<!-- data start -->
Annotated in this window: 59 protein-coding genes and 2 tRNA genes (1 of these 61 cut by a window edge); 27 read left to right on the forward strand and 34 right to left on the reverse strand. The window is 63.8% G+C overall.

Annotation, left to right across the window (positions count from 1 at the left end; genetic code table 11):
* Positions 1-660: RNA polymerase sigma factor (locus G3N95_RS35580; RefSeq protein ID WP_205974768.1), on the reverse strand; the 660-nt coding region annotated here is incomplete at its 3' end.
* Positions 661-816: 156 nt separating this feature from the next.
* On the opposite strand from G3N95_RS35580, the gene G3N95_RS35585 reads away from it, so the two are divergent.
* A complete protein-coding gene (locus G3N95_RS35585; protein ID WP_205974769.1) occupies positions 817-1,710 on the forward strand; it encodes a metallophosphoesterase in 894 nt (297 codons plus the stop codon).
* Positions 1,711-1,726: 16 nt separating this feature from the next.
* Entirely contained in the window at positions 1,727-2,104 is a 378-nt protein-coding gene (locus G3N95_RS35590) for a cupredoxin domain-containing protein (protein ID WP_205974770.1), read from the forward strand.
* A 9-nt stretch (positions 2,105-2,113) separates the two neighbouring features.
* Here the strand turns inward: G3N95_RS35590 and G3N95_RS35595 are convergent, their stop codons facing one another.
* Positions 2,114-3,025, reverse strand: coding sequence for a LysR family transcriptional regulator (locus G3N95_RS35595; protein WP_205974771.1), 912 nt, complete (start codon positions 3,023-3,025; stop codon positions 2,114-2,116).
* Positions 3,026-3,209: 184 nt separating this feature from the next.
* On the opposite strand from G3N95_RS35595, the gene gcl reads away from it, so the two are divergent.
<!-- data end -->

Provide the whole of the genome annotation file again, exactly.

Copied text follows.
Annotated in this window: 59 protein-coding genes and 2 tRNA genes (1 of these 61 cut by a window edge); 27 read left to right on the forward strand and 34 right to left on the reverse strand. The window is 63.8% G+C overall.

Annotation, left to right across the window (positions count from 1 at the left end; genetic code table 11):
* Positions 1-660: RNA polymerase sigma factor (locus G3N95_RS35580; RefSeq protein ID WP_205974768.1), on the reverse strand; the 660-nt coding region annotated here is incomplete at its 3' end.
* Positions 661-816: 156 nt separating this feature from the next.
* On the opposite strand from G3N95_RS35580, the gene G3N95_RS35585 reads away from it, so the two are divergent.
* A complete protein-coding gene (locus G3N95_RS35585; protein ID WP_205974769.1) occupies positions 817-1,710 on the forward strand; it encodes a metallophosphoesterase in 894 nt (297 codons plus the stop codon).
* Positions 1,711-1,726: 16 nt separating this feature from the next.
* Entirely contained in the window at positions 1,727-2,104 is a 378-nt protein-coding gene (locus G3N95_RS35590) for a cupredoxin domain-containing protein (protein ID WP_205974770.1), read from the forward strand.
* A 9-nt stretch (positions 2,105-2,113) separates the two neighbouring features.
* Here the strand turns inward: G3N95_RS35590 and G3N95_RS35595 are convergent, their stop codons facing one another.
* Positions 2,114-3,025, reverse strand: coding sequence for a LysR family transcriptional regulator (locus G3N95_RS35595; protein WP_205974771.1), 912 nt, complete (start codon positions 3,023-3,025; stop codon positions 2,114-2,116).
* Positions 3,026-3,209: 184 nt separating this feature from the next.
* On the opposite strand from G3N95_RS35595, the gene gcl reads away from it, so the two are divergent.